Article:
The winner would face Republican Ivan Cohen in the fall as a heavy favorite.

Capozzi was a traditional ally of Verna's, but the Council president did not endorse a candidate in the race. Johnson burst on to the political scene in 2008, beating a 22-year incumbent to earn a seat in Harrisburg. He easily won reelection in 2010.

In the First District covering parts of South Philadelphia and the river wards, Squilla won in surprisingly easy fashion to succeed Councilman Frank DiCicco. No Republican is running there.

In the Sixth District in Port Richmond and the Northeast, Bobby Henon, the political director for the powerful Local 98 of the International Brotherhood of Electrical Workers, bested Marty Bednarek, a former School Reform Commissioner.

Both men had deep roots in the district, represented for more than 30 years by retiring Councilwoman Joan Krajewski, and each had strong bases of support and establishment endorsements.

But Henon raised an astounding amount of money - more than $624,000 - with heavy doses from political action committees associated with organized labor.

Bednarek had the backing of Krajewski and Mayor Nutter, but the unions and Gov. Rendell lined up behind Henon, who will face Republican Sandra Stewart in the general election.

"I had the best run campaign that I have seen ever," Henon said. "I think the message that I had out there resonated. When I was out there knocking on doors and meeting people in the street, they got the message."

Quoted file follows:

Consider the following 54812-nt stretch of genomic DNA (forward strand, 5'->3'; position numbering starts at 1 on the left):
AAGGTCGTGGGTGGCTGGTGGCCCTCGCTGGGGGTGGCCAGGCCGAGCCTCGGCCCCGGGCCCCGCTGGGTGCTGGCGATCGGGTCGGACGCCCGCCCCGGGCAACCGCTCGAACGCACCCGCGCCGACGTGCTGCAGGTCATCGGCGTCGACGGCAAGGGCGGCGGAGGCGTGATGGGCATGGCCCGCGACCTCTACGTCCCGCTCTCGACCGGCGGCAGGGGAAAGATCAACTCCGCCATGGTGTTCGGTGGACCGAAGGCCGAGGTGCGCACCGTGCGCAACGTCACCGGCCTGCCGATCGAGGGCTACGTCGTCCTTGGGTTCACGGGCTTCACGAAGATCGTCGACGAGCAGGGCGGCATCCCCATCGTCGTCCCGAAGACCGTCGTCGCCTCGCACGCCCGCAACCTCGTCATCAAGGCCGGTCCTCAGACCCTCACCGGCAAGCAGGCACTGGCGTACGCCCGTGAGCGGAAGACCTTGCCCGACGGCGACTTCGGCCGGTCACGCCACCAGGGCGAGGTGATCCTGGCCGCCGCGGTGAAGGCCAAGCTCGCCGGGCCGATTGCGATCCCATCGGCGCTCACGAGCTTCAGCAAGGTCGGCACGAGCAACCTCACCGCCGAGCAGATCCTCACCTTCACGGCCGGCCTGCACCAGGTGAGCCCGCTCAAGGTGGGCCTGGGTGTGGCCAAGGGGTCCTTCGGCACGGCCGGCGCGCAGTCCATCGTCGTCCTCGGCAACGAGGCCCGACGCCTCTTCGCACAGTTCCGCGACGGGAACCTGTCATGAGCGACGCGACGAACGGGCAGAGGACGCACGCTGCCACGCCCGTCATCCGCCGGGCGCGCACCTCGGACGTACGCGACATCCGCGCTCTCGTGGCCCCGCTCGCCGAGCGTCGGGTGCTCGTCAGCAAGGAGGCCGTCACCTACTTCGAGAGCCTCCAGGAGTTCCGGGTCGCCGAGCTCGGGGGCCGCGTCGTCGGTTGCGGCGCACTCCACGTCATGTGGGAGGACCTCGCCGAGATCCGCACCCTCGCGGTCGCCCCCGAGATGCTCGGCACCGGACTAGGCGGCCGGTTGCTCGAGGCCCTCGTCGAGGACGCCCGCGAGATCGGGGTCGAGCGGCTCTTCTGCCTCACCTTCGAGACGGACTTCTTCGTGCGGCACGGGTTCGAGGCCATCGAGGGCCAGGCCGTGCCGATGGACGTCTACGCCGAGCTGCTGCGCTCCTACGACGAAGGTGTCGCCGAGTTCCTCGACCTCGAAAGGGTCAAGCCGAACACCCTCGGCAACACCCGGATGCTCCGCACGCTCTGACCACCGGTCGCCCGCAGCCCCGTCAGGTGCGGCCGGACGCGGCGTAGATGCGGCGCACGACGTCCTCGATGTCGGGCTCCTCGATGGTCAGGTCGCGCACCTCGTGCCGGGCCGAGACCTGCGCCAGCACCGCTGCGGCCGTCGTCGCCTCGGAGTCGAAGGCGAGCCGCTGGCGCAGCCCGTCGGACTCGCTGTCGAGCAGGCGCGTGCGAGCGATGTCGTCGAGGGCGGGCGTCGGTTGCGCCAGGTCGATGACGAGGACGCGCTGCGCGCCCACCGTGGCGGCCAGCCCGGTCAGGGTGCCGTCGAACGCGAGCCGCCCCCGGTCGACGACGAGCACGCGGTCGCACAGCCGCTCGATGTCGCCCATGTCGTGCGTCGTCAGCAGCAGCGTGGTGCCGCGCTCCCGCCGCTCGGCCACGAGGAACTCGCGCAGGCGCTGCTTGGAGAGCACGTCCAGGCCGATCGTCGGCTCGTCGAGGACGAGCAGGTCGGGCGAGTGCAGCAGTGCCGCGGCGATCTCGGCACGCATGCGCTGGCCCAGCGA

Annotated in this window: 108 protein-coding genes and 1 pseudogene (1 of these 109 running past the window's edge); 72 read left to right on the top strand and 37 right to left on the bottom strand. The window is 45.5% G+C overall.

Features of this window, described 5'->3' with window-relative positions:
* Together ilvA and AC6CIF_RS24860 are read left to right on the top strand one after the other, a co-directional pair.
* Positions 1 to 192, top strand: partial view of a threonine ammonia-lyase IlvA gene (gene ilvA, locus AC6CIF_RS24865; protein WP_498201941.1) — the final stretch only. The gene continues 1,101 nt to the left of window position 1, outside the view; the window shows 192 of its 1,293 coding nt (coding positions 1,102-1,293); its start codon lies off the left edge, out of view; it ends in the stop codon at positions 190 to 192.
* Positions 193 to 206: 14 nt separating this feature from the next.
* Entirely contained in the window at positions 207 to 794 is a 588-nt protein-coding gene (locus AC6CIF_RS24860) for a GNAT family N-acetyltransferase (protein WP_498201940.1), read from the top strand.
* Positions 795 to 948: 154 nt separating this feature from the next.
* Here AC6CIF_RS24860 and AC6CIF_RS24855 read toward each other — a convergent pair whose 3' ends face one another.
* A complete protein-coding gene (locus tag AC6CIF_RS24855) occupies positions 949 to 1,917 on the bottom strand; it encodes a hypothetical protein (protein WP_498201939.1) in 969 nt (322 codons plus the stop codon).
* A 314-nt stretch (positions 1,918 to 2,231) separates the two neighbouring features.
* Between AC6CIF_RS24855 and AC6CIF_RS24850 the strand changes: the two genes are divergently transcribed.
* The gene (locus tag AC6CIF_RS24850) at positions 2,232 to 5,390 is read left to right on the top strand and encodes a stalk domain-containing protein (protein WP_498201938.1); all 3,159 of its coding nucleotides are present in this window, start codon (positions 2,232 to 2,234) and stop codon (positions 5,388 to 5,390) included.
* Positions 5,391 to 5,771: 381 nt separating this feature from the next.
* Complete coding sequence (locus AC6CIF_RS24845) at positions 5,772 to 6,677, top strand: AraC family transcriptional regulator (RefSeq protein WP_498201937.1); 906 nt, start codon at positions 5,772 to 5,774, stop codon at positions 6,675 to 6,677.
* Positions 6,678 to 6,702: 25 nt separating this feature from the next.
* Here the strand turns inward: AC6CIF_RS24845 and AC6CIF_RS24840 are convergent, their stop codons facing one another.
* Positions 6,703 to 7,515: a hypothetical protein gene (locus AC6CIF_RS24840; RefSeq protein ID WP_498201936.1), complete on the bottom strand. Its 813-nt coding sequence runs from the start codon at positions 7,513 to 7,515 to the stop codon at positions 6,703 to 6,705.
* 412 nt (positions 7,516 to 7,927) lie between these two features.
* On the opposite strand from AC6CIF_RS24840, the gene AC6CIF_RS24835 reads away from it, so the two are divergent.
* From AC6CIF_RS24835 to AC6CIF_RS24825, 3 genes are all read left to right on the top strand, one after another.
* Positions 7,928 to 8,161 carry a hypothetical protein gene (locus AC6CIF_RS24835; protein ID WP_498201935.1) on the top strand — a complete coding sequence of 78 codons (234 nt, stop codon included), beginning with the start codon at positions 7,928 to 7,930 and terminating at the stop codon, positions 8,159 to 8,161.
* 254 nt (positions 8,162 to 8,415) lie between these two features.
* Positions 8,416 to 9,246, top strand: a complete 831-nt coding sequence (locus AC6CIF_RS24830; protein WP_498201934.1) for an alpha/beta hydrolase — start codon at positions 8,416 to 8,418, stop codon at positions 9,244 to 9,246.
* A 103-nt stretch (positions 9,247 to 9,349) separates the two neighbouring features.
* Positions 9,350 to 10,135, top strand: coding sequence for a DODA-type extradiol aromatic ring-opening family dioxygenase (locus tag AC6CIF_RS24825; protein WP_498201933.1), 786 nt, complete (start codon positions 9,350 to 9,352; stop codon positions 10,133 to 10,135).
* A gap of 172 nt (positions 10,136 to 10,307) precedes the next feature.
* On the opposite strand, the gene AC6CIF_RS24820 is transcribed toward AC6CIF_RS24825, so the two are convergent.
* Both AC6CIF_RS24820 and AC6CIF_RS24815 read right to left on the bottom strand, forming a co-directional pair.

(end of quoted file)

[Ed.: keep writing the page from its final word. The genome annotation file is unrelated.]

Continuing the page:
In Northwest Philadelphia, Cindy Bass emerged from a field of seven candidates to replace Councilwoman Donna Reed Miller in the Eighth District.

Bass, a senior aide to U.S. Rep. Chaka Fattah, was running for the second time in a district that stretches from the city's richest neighborhood (Chestnut Hill) to some of its poorest (Tioga/Nicetown).

"This is a very fractured district and has been fractured for a long time," she said. "Now it's time to do the heavy work to bring those folks together. It's critical that we find a way to unite this district."

Bass was able to outlast her nearest competitors, including Howard Treatman, a wealthy businessman, and Verna Tyner, a former chief of staff to Councilman William K. Greenlee. Greg Paulmier, who twice finished second to Miller, again had a strong showing.

Treatman donated more than $250,000 of his own money to his campaign, triggering a provision that doubled the contribution limits for the other candidates.

Tyner secured the last minute backing of Miller, but the retiring councilwoman sparked an ethics investigation by releasing her endorsement on her council letterhead - a potentially impermissable mixing of city and campaign business.

With no Republican challenger, Bass becomes the councilwoman-in-waiting. She will join members Curtis Jones Jr. and Blondell Reynolds-Brown as Fattah proteges on council.

Councilwoman Blackwell, representing the Third District in West Philadelphia, crushed Tony King. Curtis Jones Jr., whose Fourth District covers West and Northwest Philadelphia, ran unopposed and does not have a Republican opponent.

Republican Brian O'Neill, representing the 10th District in the Northeast, was unopposed, and will face Democratic challenger Bill Rubin in the general election.